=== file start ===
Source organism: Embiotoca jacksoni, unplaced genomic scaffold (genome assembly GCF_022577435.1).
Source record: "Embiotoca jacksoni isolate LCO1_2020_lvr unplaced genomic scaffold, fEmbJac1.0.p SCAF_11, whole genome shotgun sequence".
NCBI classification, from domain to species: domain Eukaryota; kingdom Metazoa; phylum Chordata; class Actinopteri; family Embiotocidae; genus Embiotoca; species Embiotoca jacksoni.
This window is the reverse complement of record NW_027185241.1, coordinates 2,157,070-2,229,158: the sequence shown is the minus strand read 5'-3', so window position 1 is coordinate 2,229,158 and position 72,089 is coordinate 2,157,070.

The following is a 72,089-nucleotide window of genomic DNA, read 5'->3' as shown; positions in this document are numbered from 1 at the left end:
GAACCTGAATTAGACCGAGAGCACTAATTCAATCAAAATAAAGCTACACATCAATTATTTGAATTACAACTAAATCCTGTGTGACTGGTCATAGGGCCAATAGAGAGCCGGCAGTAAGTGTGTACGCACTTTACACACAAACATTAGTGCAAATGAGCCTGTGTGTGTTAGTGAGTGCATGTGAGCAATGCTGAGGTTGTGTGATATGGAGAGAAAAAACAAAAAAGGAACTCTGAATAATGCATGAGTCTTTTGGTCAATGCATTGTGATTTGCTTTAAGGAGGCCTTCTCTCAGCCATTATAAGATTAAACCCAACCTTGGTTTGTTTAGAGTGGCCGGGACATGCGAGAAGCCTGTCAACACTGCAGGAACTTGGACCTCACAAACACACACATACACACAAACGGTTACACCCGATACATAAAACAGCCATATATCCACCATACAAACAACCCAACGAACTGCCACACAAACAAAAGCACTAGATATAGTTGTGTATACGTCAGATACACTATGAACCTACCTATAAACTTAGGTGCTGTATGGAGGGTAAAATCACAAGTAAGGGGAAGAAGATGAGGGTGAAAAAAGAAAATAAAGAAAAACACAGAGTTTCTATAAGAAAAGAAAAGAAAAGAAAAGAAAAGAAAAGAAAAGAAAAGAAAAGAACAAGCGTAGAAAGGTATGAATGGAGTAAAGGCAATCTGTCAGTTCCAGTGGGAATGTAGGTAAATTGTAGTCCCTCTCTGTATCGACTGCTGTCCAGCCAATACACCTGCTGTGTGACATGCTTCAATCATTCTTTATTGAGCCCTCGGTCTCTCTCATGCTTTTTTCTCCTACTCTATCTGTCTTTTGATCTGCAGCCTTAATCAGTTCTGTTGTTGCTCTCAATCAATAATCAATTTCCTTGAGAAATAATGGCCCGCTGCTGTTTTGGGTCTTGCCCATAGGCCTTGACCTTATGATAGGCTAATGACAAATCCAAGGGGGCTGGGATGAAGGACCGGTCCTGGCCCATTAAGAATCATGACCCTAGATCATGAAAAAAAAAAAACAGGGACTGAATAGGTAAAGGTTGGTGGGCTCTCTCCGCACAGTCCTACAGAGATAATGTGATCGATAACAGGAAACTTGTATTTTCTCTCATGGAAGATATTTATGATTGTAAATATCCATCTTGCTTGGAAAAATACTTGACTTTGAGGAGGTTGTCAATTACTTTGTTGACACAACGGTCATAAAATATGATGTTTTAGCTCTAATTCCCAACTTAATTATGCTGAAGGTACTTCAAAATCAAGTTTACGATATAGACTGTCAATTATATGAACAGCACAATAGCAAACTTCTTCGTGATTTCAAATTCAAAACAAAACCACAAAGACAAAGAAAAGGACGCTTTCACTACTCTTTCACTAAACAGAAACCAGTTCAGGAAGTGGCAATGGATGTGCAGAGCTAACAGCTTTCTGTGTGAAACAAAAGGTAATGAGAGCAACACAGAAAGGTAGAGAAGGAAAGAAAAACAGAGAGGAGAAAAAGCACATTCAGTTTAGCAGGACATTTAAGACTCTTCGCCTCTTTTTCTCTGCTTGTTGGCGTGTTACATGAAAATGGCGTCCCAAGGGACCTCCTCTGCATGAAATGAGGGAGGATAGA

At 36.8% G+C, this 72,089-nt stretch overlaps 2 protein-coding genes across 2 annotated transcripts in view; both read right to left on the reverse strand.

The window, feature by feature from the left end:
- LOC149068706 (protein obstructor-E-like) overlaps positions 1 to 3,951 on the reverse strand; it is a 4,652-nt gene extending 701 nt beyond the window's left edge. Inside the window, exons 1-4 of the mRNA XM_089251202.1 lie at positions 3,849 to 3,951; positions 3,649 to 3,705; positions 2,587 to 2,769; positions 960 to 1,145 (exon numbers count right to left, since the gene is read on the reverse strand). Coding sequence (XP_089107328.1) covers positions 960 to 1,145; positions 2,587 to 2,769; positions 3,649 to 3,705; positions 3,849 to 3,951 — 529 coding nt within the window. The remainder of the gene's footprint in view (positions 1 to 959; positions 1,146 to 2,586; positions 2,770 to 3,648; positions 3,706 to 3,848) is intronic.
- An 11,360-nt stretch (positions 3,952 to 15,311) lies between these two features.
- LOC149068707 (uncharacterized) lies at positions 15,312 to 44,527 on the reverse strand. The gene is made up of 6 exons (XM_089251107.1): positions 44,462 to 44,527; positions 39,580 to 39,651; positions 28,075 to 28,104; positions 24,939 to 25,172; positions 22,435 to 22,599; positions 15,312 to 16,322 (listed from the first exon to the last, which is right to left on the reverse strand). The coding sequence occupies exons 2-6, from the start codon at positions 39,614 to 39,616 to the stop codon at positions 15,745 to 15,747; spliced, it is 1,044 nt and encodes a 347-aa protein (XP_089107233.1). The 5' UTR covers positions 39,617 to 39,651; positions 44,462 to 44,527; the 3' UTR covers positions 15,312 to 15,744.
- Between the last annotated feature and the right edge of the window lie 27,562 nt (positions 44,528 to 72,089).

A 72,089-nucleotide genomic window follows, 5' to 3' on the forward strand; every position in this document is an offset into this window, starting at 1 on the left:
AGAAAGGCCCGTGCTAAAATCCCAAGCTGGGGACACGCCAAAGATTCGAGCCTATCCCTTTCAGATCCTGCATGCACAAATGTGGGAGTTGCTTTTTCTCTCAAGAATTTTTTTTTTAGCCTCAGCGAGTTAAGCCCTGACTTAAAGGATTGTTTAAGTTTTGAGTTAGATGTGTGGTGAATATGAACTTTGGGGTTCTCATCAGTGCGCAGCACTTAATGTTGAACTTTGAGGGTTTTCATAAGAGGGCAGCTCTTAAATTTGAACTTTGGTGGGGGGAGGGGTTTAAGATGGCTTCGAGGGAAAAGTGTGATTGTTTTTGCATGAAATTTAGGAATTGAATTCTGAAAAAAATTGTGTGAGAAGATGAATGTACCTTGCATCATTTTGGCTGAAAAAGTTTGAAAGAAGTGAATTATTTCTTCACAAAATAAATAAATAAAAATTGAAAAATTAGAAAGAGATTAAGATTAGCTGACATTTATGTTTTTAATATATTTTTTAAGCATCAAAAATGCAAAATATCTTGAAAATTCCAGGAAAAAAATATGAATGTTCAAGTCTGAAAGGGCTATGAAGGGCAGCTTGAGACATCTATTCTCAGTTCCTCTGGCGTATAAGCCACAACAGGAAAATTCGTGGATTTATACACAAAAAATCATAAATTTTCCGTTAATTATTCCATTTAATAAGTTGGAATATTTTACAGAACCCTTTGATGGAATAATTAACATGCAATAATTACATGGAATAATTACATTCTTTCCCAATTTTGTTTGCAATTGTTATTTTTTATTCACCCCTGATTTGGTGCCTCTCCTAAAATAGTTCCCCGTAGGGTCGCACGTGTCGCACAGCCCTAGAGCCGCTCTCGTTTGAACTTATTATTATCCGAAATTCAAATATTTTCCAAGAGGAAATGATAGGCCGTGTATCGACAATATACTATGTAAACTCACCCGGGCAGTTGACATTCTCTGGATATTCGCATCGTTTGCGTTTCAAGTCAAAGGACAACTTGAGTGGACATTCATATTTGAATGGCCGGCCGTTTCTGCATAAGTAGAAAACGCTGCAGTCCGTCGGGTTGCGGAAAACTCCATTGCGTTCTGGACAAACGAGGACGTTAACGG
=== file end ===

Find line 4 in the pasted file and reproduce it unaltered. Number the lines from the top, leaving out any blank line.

This window is the reverse complement of record NW_027185241.1, coordinates 2,157,070-2,229,158: the sequence shown is the minus strand read 5'-3', so window position 1 is coordinate 2,229,158 and position 72,089 is coordinate 2,157,070.